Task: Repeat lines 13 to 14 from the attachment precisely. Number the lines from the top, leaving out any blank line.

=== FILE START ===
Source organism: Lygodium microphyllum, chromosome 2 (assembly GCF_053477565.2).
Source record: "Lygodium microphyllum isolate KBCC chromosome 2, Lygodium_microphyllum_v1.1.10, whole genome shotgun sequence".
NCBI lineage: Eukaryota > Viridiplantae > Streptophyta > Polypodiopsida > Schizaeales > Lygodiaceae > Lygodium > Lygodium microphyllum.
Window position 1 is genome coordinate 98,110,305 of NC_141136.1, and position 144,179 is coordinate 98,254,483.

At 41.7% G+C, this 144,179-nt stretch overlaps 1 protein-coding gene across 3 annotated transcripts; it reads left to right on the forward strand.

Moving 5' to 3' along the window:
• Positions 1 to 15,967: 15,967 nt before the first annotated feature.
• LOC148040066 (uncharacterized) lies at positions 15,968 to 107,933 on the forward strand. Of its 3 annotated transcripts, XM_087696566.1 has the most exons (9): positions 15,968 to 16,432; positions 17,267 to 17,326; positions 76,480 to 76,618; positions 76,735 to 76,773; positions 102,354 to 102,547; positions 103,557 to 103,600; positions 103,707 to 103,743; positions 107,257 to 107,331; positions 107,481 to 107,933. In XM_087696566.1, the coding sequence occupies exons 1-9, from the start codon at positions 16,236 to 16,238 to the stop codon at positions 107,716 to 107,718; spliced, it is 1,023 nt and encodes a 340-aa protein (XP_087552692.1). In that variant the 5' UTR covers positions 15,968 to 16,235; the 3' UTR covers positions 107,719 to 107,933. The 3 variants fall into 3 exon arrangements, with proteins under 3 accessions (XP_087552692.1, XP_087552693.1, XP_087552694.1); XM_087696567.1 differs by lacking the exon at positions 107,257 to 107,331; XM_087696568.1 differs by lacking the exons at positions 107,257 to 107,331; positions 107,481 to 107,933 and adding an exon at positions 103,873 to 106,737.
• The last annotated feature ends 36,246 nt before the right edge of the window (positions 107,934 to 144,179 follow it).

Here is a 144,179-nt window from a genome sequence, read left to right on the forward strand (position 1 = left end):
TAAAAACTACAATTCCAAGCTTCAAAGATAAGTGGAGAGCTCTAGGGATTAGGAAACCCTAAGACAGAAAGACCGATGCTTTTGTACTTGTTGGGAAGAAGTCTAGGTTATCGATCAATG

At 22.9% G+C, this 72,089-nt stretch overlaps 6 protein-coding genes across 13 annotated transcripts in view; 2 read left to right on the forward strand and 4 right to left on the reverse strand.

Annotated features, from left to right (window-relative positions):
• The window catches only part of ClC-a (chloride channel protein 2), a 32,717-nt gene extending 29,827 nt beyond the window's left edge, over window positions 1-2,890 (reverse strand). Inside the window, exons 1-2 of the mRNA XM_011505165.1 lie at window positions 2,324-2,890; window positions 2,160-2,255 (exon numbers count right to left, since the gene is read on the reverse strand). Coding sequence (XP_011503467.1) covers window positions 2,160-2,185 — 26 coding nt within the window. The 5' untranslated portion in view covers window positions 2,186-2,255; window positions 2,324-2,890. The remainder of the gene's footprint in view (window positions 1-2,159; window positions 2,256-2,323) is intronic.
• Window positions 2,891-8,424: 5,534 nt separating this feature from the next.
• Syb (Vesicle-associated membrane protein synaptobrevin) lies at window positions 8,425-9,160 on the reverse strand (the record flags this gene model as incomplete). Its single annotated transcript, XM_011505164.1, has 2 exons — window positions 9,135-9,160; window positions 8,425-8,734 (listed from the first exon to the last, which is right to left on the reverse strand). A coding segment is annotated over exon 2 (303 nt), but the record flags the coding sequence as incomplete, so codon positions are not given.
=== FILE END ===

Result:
Annotated features, from left to right (window-relative positions):
• The window catches only part of ClC-a (chloride channel protein 2), a 32,717-nt gene extending 29,827 nt beyond the window's left edge, over window positions 1-2,890 (reverse strand). Inside the window, exons 1-2 of the mRNA XM_011505165.1 lie at window positions 2,324-2,890; window positions 2,160-2,255 (exon numbers count right to left, since the gene is read on the reverse strand). Coding sequence (XP_011503467.1) covers window positions 2,160-2,185 — 26 coding nt within the window. The 5' untranslated portion in view covers window positions 2,186-2,255; window positions 2,324-2,890. The remainder of the gene's footprint in view (window positions 1-2,159; window positions 2,256-2,323) is intronic.